Imagine you want to make a cartoon character doing the clean. You might start by drawing the character holding onto the bar in a good setup position and then for your next frame, draw them picking up the bar one inch off the ground. Step by step.
It would work – particularly if you had a very clear idea of what the clean is supposed to look like. Another way would be to have a model hold three positions – floor, hang and high hang. Then you could draw each of these three positions. Working backwards, you could then fill in the gaps between the three positions. You wouldn’t have any reference for what the actual throwing of the bar looks like, so you’d want to watch your model doing tons of the barbell warmup drill. With that info you could fill in the frames that covered how the barbell gets from the high hang to the catch position.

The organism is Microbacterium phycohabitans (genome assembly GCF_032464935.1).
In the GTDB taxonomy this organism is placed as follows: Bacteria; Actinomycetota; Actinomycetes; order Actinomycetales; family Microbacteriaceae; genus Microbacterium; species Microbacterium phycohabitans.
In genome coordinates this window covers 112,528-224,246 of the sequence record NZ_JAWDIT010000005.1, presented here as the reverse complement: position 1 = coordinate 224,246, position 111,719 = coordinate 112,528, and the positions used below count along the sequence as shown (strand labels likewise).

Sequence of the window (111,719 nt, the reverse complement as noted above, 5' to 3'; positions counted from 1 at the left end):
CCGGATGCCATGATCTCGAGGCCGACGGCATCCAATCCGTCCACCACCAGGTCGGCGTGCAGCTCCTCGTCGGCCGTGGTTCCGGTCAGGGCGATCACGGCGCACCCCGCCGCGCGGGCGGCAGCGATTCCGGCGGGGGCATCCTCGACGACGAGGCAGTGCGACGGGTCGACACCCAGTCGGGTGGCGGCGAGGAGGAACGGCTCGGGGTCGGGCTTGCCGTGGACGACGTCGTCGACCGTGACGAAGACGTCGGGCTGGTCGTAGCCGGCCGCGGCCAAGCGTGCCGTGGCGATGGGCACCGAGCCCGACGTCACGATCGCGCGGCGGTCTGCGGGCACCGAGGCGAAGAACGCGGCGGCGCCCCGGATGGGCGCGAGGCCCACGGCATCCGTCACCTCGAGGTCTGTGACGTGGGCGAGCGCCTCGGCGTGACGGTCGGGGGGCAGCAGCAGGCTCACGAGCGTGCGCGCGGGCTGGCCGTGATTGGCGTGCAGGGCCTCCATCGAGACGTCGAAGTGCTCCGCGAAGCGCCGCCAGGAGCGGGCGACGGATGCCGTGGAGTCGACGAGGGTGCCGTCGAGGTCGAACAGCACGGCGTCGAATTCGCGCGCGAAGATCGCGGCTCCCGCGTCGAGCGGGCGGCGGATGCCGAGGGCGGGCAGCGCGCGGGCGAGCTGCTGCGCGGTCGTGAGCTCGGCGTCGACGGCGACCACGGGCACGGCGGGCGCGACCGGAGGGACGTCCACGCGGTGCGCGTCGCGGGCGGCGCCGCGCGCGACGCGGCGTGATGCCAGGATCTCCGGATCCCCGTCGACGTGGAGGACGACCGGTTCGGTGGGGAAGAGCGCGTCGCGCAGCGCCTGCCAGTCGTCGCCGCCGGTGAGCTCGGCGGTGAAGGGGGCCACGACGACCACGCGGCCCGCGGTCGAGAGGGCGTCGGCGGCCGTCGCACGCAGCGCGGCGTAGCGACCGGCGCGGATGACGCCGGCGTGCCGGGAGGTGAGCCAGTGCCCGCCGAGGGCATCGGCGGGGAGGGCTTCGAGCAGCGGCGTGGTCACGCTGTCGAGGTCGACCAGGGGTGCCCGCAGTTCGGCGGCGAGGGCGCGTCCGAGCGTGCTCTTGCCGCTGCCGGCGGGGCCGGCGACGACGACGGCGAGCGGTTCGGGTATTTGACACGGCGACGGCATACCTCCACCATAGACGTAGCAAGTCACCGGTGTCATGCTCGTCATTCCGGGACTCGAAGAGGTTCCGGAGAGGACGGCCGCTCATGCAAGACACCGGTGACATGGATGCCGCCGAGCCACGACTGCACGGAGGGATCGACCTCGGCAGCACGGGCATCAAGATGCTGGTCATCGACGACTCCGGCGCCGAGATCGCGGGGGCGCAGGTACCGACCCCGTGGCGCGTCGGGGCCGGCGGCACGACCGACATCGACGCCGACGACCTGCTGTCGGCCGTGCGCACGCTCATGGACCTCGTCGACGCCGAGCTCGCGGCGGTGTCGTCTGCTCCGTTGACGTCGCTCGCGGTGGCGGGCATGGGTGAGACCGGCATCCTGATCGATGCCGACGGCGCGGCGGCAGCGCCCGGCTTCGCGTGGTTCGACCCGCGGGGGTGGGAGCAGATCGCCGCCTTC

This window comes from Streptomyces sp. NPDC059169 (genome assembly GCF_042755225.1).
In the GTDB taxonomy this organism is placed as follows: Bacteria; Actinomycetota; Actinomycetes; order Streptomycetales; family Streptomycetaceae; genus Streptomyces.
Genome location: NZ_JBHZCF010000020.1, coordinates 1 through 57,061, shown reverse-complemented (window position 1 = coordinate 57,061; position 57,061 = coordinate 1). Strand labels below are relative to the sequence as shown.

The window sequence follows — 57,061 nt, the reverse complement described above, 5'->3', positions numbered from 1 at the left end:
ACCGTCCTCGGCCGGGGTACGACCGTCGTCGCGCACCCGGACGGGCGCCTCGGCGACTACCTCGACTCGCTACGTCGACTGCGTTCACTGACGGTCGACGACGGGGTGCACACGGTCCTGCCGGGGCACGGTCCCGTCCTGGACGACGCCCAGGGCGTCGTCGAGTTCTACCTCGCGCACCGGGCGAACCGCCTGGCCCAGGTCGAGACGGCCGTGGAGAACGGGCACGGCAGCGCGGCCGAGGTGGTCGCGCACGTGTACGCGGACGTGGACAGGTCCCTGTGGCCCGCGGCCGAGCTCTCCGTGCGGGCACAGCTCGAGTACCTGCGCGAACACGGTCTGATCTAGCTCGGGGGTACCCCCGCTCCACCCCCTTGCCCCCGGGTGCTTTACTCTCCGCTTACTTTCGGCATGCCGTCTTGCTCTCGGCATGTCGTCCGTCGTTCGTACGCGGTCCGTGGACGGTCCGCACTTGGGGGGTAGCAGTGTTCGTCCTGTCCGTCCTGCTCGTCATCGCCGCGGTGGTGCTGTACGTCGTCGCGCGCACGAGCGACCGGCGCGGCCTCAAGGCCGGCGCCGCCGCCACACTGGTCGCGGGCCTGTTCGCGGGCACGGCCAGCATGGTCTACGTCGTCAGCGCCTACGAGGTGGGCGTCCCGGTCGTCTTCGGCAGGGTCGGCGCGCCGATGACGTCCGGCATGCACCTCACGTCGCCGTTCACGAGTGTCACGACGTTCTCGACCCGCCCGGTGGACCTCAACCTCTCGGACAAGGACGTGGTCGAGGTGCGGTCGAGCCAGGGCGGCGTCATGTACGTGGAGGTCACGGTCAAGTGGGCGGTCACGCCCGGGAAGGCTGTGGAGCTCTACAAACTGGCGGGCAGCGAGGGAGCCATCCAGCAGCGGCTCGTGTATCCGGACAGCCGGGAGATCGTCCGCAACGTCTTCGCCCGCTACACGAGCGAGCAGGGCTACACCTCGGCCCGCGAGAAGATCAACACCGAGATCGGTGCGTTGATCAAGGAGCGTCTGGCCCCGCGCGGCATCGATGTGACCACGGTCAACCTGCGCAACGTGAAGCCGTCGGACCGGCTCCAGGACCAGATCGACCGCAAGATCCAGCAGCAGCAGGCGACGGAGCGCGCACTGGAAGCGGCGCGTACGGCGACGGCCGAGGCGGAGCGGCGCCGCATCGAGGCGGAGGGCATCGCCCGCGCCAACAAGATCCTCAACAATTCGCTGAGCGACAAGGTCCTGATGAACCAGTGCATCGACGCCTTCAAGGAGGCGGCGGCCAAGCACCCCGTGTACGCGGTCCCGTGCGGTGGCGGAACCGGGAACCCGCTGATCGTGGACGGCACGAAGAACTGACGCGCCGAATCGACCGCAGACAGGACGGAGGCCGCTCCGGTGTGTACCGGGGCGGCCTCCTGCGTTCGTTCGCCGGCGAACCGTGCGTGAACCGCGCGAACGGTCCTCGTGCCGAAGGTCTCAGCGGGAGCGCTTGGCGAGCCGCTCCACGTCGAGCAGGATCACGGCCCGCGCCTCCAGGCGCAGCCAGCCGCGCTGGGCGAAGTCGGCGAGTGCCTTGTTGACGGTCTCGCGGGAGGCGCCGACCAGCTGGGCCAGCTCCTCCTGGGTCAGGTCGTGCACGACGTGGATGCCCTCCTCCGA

You could learn to animate the clean! Neat! Or you could do the three pause clean to burn the three positions into your muscles, do the grease the groove drill to understand the transition between hang and high hang and do the barbell warmup drill to understand how to throw and catch the bar.
Our goal in this block has been, like an animator drawing key frames (those vital points of movement that make drawing the transitions easy), to memorize key positions so that our body (like the outsourced animators in far away lands who draw all the non-key frames) can simply fill in the gaps and make the move beautiful and functional. I hope these three drills have helped.